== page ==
Another difference is the development of BenJarvus Green-Ellis into more than just a fill-in at running back, and the continuing maturation of the young New England defense, which may start three or four rookies.
That doesn't mean it will be 45-3 again, although the spread is 8 1/2. a lot considering the regular-season split. If the Jets can run again the way they did in the second half against Indianapolis, they might win, although the Colts didn't have anyone like Vince Wilfork to clog up the middle. Give Mark Sanchez credit for getting the Jets into position for Nick Folk's winning kick.
Behind his bluster, Rex is pretty good -- he's already won three more playoff games than his father Buddy (who also blustered) won in five seasons as a head coach in Philadelphia and two in Arizona, which was none. But he's not Bill Belichick.
Green Bay at Atlanta -- Jan. 15, 8 p.m. ET
The Falcons won 20-17 over Green Bay at the Georgia Dome Nov. 28 on Matt Bryant's 47-yard field goal with nine seconds left. That came less than a minute after Aaron Rodgers' TD pass to Jordy Nelson tied the game at 17-17. That's the kind of thing that could happen again, so this Saturday night game may end a lot like last Saturday night's game between the Jets and Colts.
The fun here is the matchup between two of the NFL's best young quarterbacks: Rodgers and Matt Ryan, who is 19-2 in his last 21 home games. But it might also be decided on the ground between the established Michael Turner and Green Bay's new discovery, James Starks, whose 123 yards Sunday were 22 yards more than he had in the only three NFL games he'd played going into Philadelphia (he was inactive in the first game in Atlanta).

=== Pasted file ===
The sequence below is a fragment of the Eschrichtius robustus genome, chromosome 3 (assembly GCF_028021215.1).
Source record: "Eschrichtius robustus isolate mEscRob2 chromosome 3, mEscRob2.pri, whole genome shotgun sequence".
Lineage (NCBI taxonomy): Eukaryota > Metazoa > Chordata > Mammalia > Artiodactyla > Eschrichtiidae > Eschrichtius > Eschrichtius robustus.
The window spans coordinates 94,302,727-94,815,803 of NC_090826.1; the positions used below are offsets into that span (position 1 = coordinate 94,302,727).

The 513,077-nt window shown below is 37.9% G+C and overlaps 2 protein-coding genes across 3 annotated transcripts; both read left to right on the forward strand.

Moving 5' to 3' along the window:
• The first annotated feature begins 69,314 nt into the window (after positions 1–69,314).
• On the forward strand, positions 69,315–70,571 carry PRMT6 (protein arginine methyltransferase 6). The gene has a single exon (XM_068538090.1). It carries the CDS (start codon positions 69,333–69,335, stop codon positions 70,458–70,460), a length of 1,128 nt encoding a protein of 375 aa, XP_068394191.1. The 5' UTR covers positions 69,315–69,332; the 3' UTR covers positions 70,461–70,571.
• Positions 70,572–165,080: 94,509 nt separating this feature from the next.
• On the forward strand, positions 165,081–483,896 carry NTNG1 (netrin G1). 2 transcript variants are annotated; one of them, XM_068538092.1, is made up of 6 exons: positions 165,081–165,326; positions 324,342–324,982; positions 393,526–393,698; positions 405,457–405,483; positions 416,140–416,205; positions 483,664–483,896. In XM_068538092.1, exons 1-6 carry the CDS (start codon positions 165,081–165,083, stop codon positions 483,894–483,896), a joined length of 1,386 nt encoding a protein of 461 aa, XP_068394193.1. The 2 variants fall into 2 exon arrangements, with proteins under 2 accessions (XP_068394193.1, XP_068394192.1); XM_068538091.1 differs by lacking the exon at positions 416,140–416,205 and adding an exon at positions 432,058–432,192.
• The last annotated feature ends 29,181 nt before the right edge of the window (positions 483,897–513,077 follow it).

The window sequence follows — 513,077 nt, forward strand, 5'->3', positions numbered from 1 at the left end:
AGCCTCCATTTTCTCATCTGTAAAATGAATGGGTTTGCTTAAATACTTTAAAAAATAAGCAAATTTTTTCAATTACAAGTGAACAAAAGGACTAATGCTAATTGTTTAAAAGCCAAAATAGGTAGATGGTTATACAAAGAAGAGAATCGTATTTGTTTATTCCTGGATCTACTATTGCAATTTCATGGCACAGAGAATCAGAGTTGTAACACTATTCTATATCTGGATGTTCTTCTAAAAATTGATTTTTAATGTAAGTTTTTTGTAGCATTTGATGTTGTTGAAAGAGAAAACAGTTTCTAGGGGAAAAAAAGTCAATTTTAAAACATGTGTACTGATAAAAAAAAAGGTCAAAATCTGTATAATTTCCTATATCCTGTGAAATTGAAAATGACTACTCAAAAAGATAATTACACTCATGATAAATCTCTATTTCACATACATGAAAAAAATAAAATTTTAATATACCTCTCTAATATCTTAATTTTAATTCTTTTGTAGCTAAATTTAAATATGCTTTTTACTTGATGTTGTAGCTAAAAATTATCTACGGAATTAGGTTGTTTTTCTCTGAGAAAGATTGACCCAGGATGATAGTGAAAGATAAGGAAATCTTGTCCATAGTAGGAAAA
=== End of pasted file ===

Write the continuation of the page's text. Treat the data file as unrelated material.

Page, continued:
That the Packers are here is a tribute to their depth, and thus, a tribute to Ted Thompson, the GM -- they have 15 players on injured reserve, including Ryan Grant, whose absence since the first game had left them (until Starks' emergence Sunday) without a reliable every-down running game. They are two-point underdogs, but that spread may drop as the money comes in -- Green Bay was (with Dallas) the NFC's preseason favorite and its defense may be the best in the NFC.
Seattle at Chicago -- Jan. 16, 1 p.m. ET
The Seahawks, the only sub-.500 team to make the playoffs in modern time, don't even have the advantage of potential Chicago overconfidence. That's because Seattle won 23-20 at Soldier Field on Oct. 17, a game that was made that close only because Devin Hester returned a punt 89 yards for a touchdown with two minutes left.
But the Bears are a 10-point favorite and rightly so. The loss to Seattle came in a stretch in which the Bears lost three of four and were trying to work things out after their first loss -- that nationally-televised game, in which Jay Cutler was sacked nine times in a half by the Giants. It led to a reshuffling of a leaky offensive line that has protected Cutler a lot better in the second half of the season.
The biggest positive for the Seahawks in their 41-36 wild-card round win over New Orleans was Matt Hasselbeck, who demonstrated that, when his back isn't acting up, he's productive enough to think about another year on the field instead of in the broadcast booth or studio. Still, it's unlikely the Seahawks would have won that game in New Orleans, once again raising questions about reseeding. Think of this: If the Seahawks pull off another upset and Green Bay also wins, the NFC title game will be hosted by a team that went 7-9 in the regular season.
On the other hand ...
Maybe that's OK.